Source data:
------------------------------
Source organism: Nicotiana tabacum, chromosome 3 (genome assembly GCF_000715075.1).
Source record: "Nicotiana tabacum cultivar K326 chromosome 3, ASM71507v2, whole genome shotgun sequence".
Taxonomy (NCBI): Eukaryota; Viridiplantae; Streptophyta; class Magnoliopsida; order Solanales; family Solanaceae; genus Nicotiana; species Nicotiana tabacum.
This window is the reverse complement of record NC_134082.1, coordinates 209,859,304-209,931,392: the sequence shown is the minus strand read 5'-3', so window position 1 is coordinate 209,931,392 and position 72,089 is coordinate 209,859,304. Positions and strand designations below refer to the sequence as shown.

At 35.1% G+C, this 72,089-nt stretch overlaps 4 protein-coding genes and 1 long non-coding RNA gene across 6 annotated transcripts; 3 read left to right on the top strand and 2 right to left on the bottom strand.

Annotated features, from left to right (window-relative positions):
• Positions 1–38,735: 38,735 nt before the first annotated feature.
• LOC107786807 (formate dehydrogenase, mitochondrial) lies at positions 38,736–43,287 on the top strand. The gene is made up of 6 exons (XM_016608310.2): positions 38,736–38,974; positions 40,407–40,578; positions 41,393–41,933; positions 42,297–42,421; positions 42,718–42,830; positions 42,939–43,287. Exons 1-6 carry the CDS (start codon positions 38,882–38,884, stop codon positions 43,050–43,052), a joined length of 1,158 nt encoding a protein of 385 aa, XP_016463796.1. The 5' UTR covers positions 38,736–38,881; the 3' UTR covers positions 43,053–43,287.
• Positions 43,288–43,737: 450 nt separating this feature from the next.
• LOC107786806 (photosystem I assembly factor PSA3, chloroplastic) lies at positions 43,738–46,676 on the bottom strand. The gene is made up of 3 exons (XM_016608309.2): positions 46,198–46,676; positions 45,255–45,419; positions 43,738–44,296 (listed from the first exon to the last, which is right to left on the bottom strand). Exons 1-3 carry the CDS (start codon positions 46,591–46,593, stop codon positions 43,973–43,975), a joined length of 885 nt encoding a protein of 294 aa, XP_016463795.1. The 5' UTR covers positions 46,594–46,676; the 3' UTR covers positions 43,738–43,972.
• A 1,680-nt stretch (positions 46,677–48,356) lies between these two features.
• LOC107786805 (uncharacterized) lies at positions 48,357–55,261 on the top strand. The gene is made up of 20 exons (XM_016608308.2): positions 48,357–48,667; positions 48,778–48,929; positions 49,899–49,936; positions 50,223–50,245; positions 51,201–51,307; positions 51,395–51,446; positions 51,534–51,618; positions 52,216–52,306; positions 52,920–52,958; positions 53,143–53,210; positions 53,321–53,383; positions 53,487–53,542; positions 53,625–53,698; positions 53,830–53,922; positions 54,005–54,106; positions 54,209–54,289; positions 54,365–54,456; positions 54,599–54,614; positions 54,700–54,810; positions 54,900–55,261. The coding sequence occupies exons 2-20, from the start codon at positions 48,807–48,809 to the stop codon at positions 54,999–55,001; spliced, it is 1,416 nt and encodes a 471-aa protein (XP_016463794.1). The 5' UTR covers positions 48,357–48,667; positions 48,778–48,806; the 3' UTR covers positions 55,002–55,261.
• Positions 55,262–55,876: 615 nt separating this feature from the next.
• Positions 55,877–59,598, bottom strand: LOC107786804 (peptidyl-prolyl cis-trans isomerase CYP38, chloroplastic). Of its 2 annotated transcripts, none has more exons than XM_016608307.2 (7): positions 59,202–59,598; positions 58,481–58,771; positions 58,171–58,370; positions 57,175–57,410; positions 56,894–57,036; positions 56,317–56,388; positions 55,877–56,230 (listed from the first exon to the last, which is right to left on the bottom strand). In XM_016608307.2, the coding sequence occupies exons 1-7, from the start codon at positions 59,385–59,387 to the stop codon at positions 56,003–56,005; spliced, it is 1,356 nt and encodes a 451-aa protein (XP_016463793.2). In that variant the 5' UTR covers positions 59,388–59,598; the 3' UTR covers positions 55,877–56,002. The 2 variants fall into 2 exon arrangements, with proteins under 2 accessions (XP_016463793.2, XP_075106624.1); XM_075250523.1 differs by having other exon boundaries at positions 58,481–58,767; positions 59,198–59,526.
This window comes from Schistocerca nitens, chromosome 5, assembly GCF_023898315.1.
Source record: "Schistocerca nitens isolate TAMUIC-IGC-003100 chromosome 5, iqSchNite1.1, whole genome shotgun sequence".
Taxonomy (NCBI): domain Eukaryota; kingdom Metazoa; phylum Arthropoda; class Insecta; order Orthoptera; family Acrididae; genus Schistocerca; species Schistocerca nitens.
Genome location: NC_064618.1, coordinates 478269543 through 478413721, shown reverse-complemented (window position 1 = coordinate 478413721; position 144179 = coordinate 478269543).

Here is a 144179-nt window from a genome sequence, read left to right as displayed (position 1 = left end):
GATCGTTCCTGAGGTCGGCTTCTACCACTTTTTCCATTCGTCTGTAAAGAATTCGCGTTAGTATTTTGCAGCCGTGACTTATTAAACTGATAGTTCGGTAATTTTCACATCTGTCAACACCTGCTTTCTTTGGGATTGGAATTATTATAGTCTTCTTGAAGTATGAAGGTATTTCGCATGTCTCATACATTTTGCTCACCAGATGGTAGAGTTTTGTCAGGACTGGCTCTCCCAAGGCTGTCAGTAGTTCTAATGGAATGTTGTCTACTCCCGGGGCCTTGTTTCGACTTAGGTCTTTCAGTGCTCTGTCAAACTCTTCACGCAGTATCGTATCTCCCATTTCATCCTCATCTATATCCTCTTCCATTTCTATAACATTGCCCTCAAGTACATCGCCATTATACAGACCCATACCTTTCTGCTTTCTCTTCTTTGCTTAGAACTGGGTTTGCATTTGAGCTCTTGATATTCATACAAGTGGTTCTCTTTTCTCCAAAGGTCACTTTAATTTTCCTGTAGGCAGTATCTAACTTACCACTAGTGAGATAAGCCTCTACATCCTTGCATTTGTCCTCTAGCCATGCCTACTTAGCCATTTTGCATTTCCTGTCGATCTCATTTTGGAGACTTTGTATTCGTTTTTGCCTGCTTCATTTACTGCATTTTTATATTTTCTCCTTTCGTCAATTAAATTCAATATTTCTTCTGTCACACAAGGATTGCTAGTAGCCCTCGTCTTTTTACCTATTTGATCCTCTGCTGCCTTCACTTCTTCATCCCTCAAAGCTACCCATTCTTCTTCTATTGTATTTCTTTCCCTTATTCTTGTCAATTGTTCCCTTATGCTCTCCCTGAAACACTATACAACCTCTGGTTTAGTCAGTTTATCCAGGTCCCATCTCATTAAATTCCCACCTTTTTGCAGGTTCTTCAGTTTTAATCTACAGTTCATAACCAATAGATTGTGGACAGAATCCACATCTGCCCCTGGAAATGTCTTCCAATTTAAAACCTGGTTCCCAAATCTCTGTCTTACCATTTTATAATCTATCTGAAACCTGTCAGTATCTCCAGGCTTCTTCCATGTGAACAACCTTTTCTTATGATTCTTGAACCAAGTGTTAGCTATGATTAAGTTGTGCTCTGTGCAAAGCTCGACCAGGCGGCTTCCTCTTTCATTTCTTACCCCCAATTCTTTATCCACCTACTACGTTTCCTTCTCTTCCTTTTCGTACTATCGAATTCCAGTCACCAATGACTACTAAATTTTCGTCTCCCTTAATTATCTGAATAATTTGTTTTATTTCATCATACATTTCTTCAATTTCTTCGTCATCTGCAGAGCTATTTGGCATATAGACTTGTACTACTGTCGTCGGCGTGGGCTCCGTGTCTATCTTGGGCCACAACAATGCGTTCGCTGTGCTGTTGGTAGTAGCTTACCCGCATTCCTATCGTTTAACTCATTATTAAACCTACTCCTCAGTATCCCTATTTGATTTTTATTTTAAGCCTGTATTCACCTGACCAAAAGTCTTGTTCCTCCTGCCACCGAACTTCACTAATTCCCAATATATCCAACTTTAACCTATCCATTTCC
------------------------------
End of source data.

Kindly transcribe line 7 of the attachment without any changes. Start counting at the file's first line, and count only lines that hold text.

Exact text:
• Positions 1–38,735: 38,735 nt before the first annotated feature.